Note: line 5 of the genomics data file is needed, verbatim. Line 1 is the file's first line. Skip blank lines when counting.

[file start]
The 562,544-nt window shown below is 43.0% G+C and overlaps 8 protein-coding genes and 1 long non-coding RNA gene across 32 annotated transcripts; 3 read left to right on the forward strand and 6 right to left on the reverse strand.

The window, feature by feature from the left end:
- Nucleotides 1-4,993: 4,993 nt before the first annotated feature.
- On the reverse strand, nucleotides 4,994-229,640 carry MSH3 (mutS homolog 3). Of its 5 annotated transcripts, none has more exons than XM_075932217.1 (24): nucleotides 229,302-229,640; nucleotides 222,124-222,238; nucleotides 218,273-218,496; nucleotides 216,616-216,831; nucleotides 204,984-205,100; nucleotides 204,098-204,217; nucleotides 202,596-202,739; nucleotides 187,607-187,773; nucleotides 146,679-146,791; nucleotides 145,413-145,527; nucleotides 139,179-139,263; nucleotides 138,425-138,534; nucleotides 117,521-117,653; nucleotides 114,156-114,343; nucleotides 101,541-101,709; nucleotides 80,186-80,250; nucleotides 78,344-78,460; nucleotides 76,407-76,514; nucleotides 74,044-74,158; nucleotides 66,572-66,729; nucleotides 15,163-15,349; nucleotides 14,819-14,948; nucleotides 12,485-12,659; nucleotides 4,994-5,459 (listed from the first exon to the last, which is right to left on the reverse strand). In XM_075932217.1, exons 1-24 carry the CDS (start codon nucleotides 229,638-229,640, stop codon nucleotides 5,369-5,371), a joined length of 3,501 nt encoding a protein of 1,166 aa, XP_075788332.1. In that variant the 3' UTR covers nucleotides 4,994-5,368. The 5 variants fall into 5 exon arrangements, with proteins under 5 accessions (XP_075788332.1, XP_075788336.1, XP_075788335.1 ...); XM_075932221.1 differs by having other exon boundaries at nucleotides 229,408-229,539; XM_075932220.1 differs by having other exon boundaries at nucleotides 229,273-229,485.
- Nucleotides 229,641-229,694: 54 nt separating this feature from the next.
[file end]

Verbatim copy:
- Nucleotides 229,641-229,694: 54 nt separating this feature from the next.